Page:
A couple of months ago I got a message from Rick-
"we've been signed up to do a game for Gauntlet" says he.
"Oh aye", Says I, "Didn't think anyone had shown an interest in doing anything this year."
We batted a few ideas back and forth for a bit-
Dragon Rampant? How about Commando?
What the hell is Commando?
Flames of War? No!
How about something with Zulus? YES!
And that's how I got roped into painting 400 Zulus in just a few short weeks. I'd already got 100 or so ready, and as you may have seen from my previous posts I've been rather enjoying games of the The Men Who Would be King recently. And I had a small amount of themed scenery. We put the idea out to see how it fared amongst the group- the group liked it and some volunteers stepped forward to play it at Gauntlet. Now the question was- how many could we paint? Rick stepped forward and insisted he would provide around 100 or so- and he'd started ordering them already.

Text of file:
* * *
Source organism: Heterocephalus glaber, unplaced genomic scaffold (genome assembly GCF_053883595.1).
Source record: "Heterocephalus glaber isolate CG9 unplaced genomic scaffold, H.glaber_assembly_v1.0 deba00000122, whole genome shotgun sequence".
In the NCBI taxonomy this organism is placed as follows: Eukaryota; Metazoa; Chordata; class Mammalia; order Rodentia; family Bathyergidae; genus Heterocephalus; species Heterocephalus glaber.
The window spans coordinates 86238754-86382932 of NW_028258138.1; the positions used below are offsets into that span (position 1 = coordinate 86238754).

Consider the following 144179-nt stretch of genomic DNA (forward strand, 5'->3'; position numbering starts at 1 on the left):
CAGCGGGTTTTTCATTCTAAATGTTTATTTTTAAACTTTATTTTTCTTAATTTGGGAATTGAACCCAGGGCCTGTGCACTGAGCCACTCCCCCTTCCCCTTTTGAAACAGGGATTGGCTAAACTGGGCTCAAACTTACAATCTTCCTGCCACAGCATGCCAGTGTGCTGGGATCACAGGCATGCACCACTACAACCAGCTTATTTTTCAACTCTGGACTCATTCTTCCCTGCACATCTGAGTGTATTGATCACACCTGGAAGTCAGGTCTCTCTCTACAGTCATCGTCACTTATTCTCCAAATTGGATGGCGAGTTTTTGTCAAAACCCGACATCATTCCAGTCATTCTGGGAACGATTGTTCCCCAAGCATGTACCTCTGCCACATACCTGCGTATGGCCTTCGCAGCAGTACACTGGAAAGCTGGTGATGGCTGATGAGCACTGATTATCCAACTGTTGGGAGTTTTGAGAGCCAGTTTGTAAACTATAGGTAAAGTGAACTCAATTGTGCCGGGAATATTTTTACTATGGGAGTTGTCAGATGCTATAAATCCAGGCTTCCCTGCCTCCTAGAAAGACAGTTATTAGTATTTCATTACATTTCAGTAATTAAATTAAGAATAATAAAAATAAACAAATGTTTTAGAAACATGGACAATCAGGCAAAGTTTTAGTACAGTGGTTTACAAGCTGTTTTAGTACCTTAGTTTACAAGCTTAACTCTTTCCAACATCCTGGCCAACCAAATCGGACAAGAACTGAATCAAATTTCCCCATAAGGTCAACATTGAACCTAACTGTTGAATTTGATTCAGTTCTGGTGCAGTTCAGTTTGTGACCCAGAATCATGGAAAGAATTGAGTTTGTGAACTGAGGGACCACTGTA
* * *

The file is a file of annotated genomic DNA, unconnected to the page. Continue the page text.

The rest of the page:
Thus enthused, and unhindered by children, I decided we would need a total of around 600 or so, and that I would paint the rest, and build some scenery to go with it. In addition I would come up with a scenario and umpire it. Which suited me fine, because there has been one scenario that I've wanted to run since forever:
The combined Battles of Isandlwana and Rorkes Drift!
There has always been a bit of a problem with fighting these two battles on the gaming table- they are rather recognisable to anyone who has watched the films, and they can both get dull very fast if you just treat it as a "line 'em up and Charge!/Shoot 'em!" affair. I mean, surely everyone knows how the British "ought" to have deployed at Isandlewana- Form square or Laager and the thing just becomes a turkey shoot- the tactical considerations that affected decisions on the day go straight out the window!